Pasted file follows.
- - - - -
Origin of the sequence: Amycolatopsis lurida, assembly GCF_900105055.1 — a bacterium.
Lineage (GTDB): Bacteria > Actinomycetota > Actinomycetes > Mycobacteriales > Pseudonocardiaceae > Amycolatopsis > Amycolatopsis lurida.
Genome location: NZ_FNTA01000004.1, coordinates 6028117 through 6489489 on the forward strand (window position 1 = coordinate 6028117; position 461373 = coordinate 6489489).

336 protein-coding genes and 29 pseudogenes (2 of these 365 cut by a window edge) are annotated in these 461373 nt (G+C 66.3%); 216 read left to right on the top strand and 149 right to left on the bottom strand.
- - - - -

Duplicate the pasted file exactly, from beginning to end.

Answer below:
Origin of the sequence: Amycolatopsis lurida, assembly GCF_900105055.1 — a bacterium.
Lineage (GTDB): Bacteria > Actinomycetota > Actinomycetes > Mycobacteriales > Pseudonocardiaceae > Amycolatopsis > Amycolatopsis lurida.
Genome location: NZ_FNTA01000004.1, coordinates 6028117 through 6489489 on the forward strand (window position 1 = coordinate 6028117; position 461373 = coordinate 6489489).

336 protein-coding genes and 29 pseudogenes (2 of these 365 cut by a window edge) are annotated in these 461373 nt (G+C 66.3%); 216 read left to right on the top strand and 149 right to left on the bottom strand.